Z for victory: Russians mark the eighth anniversary of Crimea in March 2022. EPA-EFE/Maxim Shipenkov

By and large, Russia belittled these sanctions. The chairman of the Council for Foreign and Defence Policy, Fyodor Lukyanov, wrote that:

The west can put economic pressure on Russia, but no one – especially in Europe – is ready to consider truly serious sanctions, because they would cut both ways in this globalised world.

The sanctions’ lack of teeth and what appeared to be an unwillingness or inability to stop continuing Russian aggression in eastern Ukraine was a failure of coercive diplomacy, defined by Danish academic, Peter Viggo Jakobsen, as: “military threats and limited use of force (sticks) with inducements and assurances (carrots) in order to influence an adversary to visibly change its behaviour and do something against its will”. The sticks were not heavy enough and the carrots – from the Kremlin’s point of view at least – were non-existent.

Any attempt at western negotiations with Ukraine has ignored the stark reality that Russia sees any warming of relations between the west and its former allies in eastern Europe as – in the words of the first deputy chairman of the Russian State Duma Committee on International Affairs, Leonid Slutsky: “a tactic of overt amputation of post-Soviet countries from the Eurasian project”.

From what Putin and his foreign minister, Sergei Lavrov, have said in the run-up to, and since, February 24, when Russian troops crossed into Ukraine, it is this fear and resentment of an isolated Russia surrounded by pro-EU and Nato countries, that has led to the current conflict.

Lavrov’s world tour

In contrast to Zelensky’s much feted diplomacy, Russia’s attempts to represent its cause to the wider international community appear to have been far less successful. More than 100 diplomats walked out of a speech by Lavrov at a United Nations disarmament conference in Geneva in March. Lavrov had reportedly intended to deliver the speech in person, but had been prevented from travelling to Geneva by European countries’ bans on flights from Russia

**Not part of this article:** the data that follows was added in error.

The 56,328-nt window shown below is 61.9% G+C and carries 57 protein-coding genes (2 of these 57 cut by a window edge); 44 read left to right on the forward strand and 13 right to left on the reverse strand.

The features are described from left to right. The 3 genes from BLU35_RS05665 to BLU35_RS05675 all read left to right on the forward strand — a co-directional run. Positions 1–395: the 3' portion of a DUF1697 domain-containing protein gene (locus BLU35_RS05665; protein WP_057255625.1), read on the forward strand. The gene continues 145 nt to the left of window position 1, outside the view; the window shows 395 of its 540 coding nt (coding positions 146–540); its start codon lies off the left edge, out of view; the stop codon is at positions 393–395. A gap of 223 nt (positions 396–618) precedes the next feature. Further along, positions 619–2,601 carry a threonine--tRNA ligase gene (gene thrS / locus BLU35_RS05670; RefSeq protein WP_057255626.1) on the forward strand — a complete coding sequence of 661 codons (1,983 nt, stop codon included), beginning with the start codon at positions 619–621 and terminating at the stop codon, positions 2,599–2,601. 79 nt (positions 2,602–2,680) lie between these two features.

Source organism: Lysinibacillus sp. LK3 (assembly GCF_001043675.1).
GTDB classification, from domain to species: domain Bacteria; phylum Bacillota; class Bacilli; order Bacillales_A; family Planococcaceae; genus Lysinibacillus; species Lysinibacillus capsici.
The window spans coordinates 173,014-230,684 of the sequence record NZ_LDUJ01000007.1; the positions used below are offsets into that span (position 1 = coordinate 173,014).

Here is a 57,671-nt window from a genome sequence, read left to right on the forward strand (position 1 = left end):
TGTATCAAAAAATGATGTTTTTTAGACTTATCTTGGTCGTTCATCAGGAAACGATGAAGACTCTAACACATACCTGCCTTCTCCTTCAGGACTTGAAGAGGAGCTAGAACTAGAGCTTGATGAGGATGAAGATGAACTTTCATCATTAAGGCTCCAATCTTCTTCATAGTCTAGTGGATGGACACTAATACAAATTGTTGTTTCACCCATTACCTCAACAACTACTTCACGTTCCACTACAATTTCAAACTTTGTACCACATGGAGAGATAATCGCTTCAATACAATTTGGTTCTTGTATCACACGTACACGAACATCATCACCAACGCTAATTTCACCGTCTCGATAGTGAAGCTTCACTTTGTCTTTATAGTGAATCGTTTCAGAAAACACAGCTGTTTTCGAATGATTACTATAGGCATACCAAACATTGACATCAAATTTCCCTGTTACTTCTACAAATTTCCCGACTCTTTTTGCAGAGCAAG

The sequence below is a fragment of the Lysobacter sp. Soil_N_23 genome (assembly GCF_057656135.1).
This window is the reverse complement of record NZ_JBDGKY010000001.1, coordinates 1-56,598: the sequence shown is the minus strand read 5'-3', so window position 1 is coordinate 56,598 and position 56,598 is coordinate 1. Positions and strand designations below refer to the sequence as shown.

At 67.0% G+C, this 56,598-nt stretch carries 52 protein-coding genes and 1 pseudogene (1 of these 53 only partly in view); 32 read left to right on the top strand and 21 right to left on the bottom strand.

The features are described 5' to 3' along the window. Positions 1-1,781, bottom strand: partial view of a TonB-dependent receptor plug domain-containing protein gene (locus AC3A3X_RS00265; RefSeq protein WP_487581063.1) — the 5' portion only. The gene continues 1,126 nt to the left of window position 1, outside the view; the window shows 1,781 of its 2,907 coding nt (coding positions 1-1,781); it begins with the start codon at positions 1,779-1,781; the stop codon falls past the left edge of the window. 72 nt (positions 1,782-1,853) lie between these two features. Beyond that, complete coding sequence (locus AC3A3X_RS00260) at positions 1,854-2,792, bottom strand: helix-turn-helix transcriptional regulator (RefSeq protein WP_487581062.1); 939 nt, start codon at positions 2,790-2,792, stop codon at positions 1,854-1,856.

Against a backdrop of abortive talks between various levels of representation of both Russia and Ukraine – initially in Belarus, then in Ankara in Turkey – Lavrov has continued to press Russia’s case.

He was welcomed to China at the end of March, where he held bilateral meetings not only with foreign affairs spokesman Wang Wenbin, but also with the foreign ministers of Pakistan, Iran and Indonesia, as well as Uzbekistan’s deputy prime minister. The beginning of April found Russia’s top diplomat in India, which has abstained from successive UN resolutions censuring Moscow and has increased its oil purchases from Russia, its biggest supplier of arms.

More recently the UN secretary-general, António Guterres, travelled to Moscow on April 26 and held separate meetings with both Lavrov and Putin, which reportedly resolved little. Putin is reported to have received Guterres at his famous long table, where other world leaders have found in recent months they get short shrift from the Russian leader.

The following day Lavrov met his Eritrean counterpart, Osman Saleh, in Moscow. Eritrea was the only African country to vote against the UN resolution condemning the invasion. In this refusal to condemn Russia, Eritrea was joined by only Belarus, North Korea and Syria. Even longstanding allies such as Cuba and China abstained. It’s an indication of Russia’s increasingly limited diplomatic options as this war continues.The Conversation

Anna-Sophie Maass, Lecturer in International Relations and Diplomacy, Lancaster University

This article is republished from The Conversation under a Creative Commons license. Read the original article.